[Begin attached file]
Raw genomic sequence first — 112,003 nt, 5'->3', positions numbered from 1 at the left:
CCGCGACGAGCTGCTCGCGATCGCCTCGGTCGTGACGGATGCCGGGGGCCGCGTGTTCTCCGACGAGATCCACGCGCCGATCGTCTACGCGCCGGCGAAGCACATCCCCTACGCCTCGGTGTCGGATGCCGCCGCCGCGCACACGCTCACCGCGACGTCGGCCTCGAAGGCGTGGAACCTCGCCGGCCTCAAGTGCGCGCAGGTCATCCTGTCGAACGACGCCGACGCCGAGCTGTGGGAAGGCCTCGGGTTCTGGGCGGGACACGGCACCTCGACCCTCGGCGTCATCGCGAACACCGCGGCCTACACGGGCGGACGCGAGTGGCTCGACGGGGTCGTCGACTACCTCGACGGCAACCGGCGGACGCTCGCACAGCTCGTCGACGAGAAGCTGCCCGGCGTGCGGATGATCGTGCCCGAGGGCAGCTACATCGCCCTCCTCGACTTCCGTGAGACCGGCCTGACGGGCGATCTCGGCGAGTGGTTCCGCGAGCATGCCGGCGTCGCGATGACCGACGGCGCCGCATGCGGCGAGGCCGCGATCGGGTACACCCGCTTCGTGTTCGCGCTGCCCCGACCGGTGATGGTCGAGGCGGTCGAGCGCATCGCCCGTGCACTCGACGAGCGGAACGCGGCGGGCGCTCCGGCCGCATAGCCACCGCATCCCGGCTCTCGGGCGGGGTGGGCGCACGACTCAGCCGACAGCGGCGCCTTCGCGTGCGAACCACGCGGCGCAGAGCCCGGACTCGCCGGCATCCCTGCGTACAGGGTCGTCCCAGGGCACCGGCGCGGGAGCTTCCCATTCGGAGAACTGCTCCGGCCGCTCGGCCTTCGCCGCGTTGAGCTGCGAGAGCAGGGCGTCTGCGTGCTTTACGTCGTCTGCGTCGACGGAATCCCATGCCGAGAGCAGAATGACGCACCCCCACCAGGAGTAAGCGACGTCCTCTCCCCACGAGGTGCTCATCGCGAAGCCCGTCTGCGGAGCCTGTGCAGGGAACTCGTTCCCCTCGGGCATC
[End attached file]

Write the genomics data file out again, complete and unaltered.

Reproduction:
Raw genomic sequence first — 112,003 nt, 5'->3', positions numbered from 1 at the left:
CCGCGACGAGCTGCTCGCGATCGCCTCGGTCGTGACGGATGCCGGGGGCCGCGTGTTCTCCGACGAGATCCACGCGCCGATCGTCTACGCGCCGGCGAAGCACATCCCCTACGCCTCGGTGTCGGATGCCGCCGCCGCGCACACGCTCACCGCGACGTCGGCCTCGAAGGCGTGGAACCTCGCCGGCCTCAAGTGCGCGCAGGTCATCCTGTCGAACGACGCCGACGCCGAGCTGTGGGAAGGCCTCGGGTTCTGGGCGGGACACGGCACCTCGACCCTCGGCGTCATCGCGAACACCGCGGCCTACACGGGCGGACGCGAGTGGCTCGACGGGGTCGTCGACTACCTCGACGGCAACCGGCGGACGCTCGCACAGCTCGTCGACGAGAAGCTGCCCGGCGTGCGGATGATCGTGCCCGAGGGCAGCTACATCGCCCTCCTCGACTTCCGTGAGACCGGCCTGACGGGCGATCTCGGCGAGTGGTTCCGCGAGCATGCCGGCGTCGCGATGACCGACGGCGCCGCATGCGGCGAGGCCGCGATCGGGTACACCCGCTTCGTGTTCGCGCTGCCCCGACCGGTGATGGTCGAGGCGGTCGAGCGCATCGCCCGTGCACTCGACGAGCGGAACGCGGCGGGCGCTCCGGCCGCATAGCCACCGCATCCCGGCTCTCGGGCGGGGTGGGCGCACGACTCAGCCGACAGCGGCGCCTTCGCGTGCGAACCACGCGGCGCAGAGCCCGGACTCGCCGGCATCCCTGCGTACAGGGTCGTCCCAGGGCACCGGCGCGGGAGCTTCCCATTCGGAGAACTGCTCCGGCCGCTCGGCCTTCGCCGCGTTGAGCTGCGAGAGCAGGGCGTCTGCGTGCTTTACGTCGTCTGCGTCGACGGAATCCCATGCCGAGAGCAGAATGACGCACCCCCACCAGGAGTAAGCGACGTCCTCTCCCCACGAGGTGCTCATCGCGAAGCCCGTCTGCGGAGCCTGTGCAGGGAACTCGTTCCCCTCGGGCATC